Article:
Message of the day:
Data quality is the degree to which data meets the purposes and requirements of its use. It may refer to completeness, accuracy, credibility, timeliness, accessibility, consistency, or other factors.
Things to consider
Data quality reflects on you as a researcher, but it can also have an impact beyond your individual project. By one estimate, Bad Data Costs the U.S. $3 Trillion Per Year: “The reason bad data costs so much is that decision makers, managers, knowledge workers, data scientists, and others must accommodate it in their everyday work. And doing so is both time-consuming and expensive.”
- Data quality is the responsibility of both data providers and data curators:
- Data providers ensure quality of their datasets, by research design choices, and how they choose to review, document, manage, and share datasets.
- Data curators work with the research community to address consistency, coverage, and metadata.
- How does your discipline define and address data quality?
- What tools and methods can you use in support of data quality?
- How can we distinguish between good and bad data?
“Care and Quality are internal and external aspects of the same thing. A person who sees Quality and feels it as he works is a person who cares. A person who cares about what he sees and does is a person who’s bound to have some characteristic of quality.”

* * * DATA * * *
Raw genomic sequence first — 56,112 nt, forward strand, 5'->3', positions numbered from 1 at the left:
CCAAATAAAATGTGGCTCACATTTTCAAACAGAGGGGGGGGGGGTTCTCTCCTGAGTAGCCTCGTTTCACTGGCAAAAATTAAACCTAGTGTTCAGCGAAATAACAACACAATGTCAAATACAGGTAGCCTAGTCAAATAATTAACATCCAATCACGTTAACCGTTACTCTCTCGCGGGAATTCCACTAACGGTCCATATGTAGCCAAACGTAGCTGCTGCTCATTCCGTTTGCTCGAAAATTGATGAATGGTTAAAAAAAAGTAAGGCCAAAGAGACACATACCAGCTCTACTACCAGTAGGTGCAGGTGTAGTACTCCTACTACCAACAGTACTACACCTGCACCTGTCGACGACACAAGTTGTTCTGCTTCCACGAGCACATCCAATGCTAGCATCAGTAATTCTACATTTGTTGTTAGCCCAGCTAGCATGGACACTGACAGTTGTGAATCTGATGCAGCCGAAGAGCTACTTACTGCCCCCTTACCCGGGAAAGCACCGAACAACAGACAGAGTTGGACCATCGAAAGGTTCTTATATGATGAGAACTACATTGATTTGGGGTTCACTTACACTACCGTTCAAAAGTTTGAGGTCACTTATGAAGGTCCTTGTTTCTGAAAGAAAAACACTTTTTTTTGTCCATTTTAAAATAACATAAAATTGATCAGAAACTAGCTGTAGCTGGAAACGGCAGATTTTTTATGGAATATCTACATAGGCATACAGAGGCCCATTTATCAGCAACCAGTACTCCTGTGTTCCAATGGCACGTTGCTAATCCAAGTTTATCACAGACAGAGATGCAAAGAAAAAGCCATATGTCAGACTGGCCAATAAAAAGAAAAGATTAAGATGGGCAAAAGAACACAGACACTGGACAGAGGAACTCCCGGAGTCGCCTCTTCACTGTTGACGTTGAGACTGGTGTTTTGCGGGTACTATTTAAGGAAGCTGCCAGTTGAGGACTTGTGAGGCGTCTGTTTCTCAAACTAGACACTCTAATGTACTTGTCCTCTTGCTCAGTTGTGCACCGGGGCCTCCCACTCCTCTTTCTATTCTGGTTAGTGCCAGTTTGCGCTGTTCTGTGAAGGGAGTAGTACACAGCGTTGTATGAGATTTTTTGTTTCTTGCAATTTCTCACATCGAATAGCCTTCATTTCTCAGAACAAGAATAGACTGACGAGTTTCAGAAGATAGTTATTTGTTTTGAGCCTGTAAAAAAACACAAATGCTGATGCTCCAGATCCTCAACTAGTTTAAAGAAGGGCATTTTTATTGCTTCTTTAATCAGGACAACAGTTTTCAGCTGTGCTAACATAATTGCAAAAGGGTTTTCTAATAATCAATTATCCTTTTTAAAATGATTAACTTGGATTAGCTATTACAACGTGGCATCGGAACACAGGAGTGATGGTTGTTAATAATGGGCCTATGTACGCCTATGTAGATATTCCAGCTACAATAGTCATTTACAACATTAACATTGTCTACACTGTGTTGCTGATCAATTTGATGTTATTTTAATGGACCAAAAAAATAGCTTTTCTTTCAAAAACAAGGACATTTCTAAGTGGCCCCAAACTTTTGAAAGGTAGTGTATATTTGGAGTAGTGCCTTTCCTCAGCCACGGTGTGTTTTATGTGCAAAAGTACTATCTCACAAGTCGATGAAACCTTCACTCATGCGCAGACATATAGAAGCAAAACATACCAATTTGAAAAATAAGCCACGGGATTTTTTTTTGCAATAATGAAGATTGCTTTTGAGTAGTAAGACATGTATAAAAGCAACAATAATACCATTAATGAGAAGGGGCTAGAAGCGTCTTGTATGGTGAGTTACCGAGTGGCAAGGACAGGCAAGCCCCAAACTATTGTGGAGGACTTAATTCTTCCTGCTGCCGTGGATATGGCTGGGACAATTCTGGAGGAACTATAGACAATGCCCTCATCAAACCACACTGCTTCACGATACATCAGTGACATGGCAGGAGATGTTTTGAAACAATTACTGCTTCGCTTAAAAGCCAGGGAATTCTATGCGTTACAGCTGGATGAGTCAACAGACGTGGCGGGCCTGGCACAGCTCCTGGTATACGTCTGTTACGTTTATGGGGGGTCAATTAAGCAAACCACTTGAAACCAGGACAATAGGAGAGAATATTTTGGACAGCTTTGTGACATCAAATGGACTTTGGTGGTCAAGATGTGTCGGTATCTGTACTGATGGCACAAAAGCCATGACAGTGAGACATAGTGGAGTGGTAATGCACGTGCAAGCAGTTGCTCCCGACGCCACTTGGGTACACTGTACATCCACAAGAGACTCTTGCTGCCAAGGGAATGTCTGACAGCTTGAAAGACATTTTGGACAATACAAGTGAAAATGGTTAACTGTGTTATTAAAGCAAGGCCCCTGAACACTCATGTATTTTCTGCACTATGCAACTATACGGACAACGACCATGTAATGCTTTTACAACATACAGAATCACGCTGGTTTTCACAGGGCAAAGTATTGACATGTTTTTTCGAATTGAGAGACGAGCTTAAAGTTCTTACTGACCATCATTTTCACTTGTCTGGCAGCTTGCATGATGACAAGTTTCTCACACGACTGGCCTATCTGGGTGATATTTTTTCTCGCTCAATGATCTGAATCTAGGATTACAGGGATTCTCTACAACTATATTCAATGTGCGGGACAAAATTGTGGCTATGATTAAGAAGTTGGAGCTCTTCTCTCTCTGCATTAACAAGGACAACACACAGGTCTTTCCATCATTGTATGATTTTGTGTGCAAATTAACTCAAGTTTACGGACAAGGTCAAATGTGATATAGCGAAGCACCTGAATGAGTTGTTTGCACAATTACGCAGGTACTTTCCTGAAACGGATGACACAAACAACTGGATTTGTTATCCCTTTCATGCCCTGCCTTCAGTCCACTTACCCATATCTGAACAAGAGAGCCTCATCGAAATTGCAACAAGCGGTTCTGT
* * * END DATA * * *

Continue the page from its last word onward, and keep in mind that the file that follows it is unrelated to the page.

― Robert M. Pirsig, Zen and the Art of Motorcycle Maintenance: An Inquiry Into Values
So how does your research discipline address data quality? Here are some examples that might serve as food for thought:
- Responsible conduct in data management guidelines from the Office of Research Integrity discuss integrity and quality assurance.
- Social science data preparation and archiving guide from ICPSR on quantitative and qualitative data.
- Veracity as a data quality issue in Big Data
- Digital humanities data curation practices and their impact on data quality.
- Cell culture research and applying best practices to ensure scientific reproducibility.
- Data quality assessment (provides a table of various quality dimensions and their definitions) from Communications of the ACM, 45(4), 211.
- How Do We Define Clinical Trial Data Quality if No Guidelines Exist?
- CDISC (Clinical Data Interchange Standards Consortium) Standards
Some examples of what NOT to do:
Getting started – activities
- Show your most recent dataset (or part of it) to your colleague and ask their opinion of its quality (exchanging datasets with a colleague makes this activity more fun).
- Use criteria for good data (e.g., completeness, accuracy, fitness for use, documentation) to assess where your data stands.
- Discuss your approaches to data collection and measures you took / could take to ensure integrity and completeness of your data.
- Discuss steps to address missing or incomplete data in the context of your research. Does it matter? How much missing data affects validity, reliability or trustworthiness of your conclusions?
- Check out the Calling Bull**** Course Syllabus (e.g., Food Stamp Fraud or the Musician Mortality Case Study) What can we learn about data quality from these stories?